All uses of antibiotics in human medicine and animal husbandry create selective pressure that favors emergence of antibiotic resistance among microorganisms, which could undermine the effectiveness of the antibiotics and potentially give rise to a "postantibiotic" era. The selection for antibiotic-resistant bacteria in agricultural production environments and the subsequent impact on animal and human health has become a major concern and is the subject of many reports (Table 1). This document focuses on the use of antimicrobial agents to control bacteria in the food system; other microorganisms are considered as well, however. This document builds upon the IFT Scientific Status Summary "Resistance and Adaptation to Food Antimicrobials, Sanitizers, and Other Process Controls" (IFT 2002a), to inform readers about the various types of antimicrobial agents, including antibiotics, food antimicrobial agents, and sanitizers that are used at various stages of the food system, and the mechanisms that microorganisms, particularly foodborne pathogens, have for surviving the stress of exposure to these substances in their environments. Trends in antimicrobial resistance, and the resultant human health, economic, and clinically relevant environmental impacts are also addressed.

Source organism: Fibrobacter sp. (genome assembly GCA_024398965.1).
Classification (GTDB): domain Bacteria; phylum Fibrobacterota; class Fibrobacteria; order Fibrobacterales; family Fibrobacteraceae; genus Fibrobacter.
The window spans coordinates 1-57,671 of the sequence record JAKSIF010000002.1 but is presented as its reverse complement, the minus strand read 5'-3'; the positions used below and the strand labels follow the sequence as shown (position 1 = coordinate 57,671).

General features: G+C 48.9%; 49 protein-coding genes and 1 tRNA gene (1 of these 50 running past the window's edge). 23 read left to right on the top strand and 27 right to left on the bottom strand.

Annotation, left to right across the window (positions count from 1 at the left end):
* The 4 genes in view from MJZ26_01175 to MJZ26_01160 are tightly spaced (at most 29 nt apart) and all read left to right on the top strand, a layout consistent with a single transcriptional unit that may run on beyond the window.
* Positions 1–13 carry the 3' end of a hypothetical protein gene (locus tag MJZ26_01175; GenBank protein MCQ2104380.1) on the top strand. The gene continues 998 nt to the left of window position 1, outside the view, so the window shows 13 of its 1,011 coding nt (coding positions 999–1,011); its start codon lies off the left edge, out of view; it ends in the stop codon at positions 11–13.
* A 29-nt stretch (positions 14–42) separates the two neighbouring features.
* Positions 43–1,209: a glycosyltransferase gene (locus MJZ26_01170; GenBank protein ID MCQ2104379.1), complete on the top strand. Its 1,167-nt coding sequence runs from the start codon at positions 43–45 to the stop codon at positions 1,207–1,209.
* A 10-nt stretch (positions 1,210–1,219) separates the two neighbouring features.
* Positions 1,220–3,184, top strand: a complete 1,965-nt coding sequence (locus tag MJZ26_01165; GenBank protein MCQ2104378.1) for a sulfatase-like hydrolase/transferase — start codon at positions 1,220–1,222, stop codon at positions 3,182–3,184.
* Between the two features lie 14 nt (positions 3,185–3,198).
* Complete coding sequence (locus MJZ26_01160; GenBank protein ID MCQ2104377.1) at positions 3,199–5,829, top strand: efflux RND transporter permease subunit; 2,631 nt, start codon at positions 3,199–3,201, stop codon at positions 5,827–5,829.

Table 1–Reports of antimicrobial use, resistance, and human health impact
1969. English Parliament, United Kingdom. The Report to Parliament by the Joint Committee on Antibiotic Uses in Animal Husbandry and Veterinary Medicine ("Swann Report").
1980. National Research Council (NRC), United States. The Effects on Human Health of Subtherapeutic Use of Antimicrobials in Animal Feed. http://fermat.nap.edu/
1981. Council for Agricultural Science & Technology, United States. Antibiotics in Animal Feeds, Report 88.
1981. Institute of Medicine (IOM), United States. Human Health Risks with the Subtherapeutic Use of Penicillin or Tetracyclines in Animal Feed.
1989. IOM Committee on Human Health Risk Assessment of Using Subtherapeutic Antibiotics in Animals, United States. Human Health Risks with the Subtherapeutic Use of Penicillin or Tetracyclines in Animal Feeds.
1997. World Health Organization (WHO), International. The Medical Impact of the Use of Antimicrobials in Food Animals. http://whqlibdoc.who.int/hq/1997/WHO_EMC_ZOO_97.4.pdf
1998. UK Ministry of Agriculture, Fisheries, and Food, United Kingdom. A Review of Antimicrobial Resistance in the Food Chain.